Mentions: The discovery by Eriksson et al., in 1998, of neural progenitor cells (NPCs) capable of becoming mature neurons in the human brain, thought for decades to be a quiescent organ, has brought the brain’s plasticity into sharp focus [103]. However, researches about stem cells implication in neurological disorder repair have met little success so far and their capacity to regenerate neurons after a lesion is, for now on, very limited. Indeed, NPCs were only found to replace interneurons in specific regions of the brain such as the olfactory bulbs or the dentatus gyrus. Human NPCs, which look like glial cells but with stem cell features, remain in the adult brain in two restricted regions after that the hippocampal sulcus has become the subgranular zone (SGZ) of the hippocampus and the lateral ganglionic eminences turned into the SVZ [104,105]. Because neurogenesis in the SGZ is rigidly fixed by the age of 30 and is composed of a very small number of cells and nor could a link be established between the hippocampus and brain tumors, we will only focus on the SVZ environment in this review. As a matter of fact, the SVZ is the region that borders the ependymal layer on the lateral wall of the lateral ventricle and is separated from the caudate nucleus by a layer of myelin [106]. In the late 90s, specific culture conditions, using neurosphere formation, were used in order to isolate cells from the lateral wall of the temporal lobe in epileptic patients. These experiments already suggested at that time the presence of human NSCs in the adult brain [107,108,109]. As shown in rodent, progenitor cells located in this specific area are able to produce neuroblasts which migrate and integrate the olfactory bulbs. However, it seems that there is a considerably less activity in the human SVZ compared to rodents. Nevertheless, those human progenitors have the ability to proliferate and migrate towards injured regions close to the SVZ. This should be taken into consideration for the development of new treatment in neurological disorders and for our basic understanding of GBM (Figure 3).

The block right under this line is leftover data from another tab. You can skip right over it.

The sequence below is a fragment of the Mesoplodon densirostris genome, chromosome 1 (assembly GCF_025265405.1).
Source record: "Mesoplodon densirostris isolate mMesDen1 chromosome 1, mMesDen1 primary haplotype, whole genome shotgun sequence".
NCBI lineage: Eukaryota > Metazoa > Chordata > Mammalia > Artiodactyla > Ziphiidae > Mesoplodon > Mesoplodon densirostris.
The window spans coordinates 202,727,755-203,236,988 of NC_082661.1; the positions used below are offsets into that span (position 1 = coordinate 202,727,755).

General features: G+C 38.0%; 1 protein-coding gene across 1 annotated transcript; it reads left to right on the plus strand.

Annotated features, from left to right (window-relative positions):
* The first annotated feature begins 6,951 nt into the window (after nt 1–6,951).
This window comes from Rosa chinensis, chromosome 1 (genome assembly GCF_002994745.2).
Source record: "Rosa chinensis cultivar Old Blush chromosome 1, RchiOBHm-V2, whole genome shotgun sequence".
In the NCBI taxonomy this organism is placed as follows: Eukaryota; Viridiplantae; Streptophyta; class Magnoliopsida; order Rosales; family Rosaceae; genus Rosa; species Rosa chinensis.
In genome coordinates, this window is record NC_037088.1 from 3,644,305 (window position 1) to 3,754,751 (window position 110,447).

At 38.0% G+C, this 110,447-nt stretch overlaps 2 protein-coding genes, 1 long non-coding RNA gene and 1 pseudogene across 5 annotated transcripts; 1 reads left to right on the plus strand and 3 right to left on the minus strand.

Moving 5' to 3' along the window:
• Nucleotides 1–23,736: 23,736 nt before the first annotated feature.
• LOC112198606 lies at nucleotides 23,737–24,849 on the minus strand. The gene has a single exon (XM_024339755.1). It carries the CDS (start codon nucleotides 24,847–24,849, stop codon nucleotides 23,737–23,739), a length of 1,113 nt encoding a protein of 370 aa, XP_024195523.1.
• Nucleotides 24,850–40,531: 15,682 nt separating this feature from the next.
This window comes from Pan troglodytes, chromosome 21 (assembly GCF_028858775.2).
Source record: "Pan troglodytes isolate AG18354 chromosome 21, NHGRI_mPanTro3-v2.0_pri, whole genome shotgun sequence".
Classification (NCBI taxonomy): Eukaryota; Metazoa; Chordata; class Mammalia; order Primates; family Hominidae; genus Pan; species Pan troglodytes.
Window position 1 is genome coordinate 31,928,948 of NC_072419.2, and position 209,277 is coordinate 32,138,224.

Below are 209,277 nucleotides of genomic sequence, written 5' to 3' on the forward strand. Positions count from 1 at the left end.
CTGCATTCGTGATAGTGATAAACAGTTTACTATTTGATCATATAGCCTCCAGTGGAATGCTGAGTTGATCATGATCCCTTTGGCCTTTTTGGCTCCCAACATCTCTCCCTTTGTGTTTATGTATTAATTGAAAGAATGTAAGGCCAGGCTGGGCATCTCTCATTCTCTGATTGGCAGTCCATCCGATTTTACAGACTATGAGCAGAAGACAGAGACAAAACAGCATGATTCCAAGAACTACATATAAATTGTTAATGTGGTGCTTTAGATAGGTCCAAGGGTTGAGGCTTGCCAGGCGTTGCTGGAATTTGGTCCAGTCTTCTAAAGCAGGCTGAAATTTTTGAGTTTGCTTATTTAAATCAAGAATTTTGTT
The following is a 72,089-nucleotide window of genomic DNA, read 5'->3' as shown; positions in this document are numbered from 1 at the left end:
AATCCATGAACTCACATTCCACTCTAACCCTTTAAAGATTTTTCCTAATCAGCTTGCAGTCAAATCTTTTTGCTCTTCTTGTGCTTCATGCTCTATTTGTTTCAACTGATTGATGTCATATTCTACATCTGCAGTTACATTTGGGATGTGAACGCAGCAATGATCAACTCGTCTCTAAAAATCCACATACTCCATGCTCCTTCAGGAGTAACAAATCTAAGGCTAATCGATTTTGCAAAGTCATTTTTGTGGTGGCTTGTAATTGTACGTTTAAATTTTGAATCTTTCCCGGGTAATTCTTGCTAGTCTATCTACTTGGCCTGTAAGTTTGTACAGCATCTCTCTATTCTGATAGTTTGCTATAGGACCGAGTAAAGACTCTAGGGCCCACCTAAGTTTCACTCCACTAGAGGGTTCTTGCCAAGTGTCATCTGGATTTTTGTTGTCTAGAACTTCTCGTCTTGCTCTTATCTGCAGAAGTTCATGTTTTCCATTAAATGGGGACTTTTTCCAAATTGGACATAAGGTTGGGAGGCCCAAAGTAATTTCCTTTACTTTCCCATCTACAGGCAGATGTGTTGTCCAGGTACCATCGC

Bottom Line: However, it is nowadays still unclear whether GICs derive from NSCs, neural progenitor cells or differentiated cells such as astrocytes or oligodendrocytes.On the other hand, NSCs are located in specific regions of the adult brain called neurogenic niches that have been shown to control critical stem cell properties, to nourish NSCs and to support their self-renewal.In this review, we will discuss the controversies surrounding the origin and the identification of GBM stem cells and highlight the micro-environment impact on their biology.

View Article: PubMed Central - PubMed

Affiliation: Laboratory of Developmental Neurobiology, GIGA-Neurosciences Research Center, University of Liège, Liège 4000, Belgium. Bernard.Register@ulg.ac.be.

ABSTRACT
Glioblastoma multiforme (GBM, WHO grade IV) is the most common and lethal subtype of primary brain tumor with a median overall survival of 15 months from the time of diagnosis. The presence in GBM of a cancer population displaying neural stem cell (NSC) properties as well as tumor-initiating abilities and resistance to current therapies suggests that these glioblastoma-initiating cells (GICs) play a central role in tumor development and are closely related to NSCs. However, it is nowadays still unclear whether GICs derive from NSCs, neural progenitor cells or differentiated cells such as astrocytes or oligodendrocytes. On the other hand, NSCs are located in specific regions of the adult brain called neurogenic niches that have been shown to control critical stem cell properties, to nourish NSCs and to support their self-renewal. This "seed-and-soil" relationship has also been adapted to cancer stem cell research as GICs also require a specific micro-environment to maintain their "stem cell" properties. In this review, we will discuss the controversies surrounding the origin and the identification of GBM stem cells and highlight the micro-environment impact on their biology.

No MeSH data available.


Related in: MedlinePlus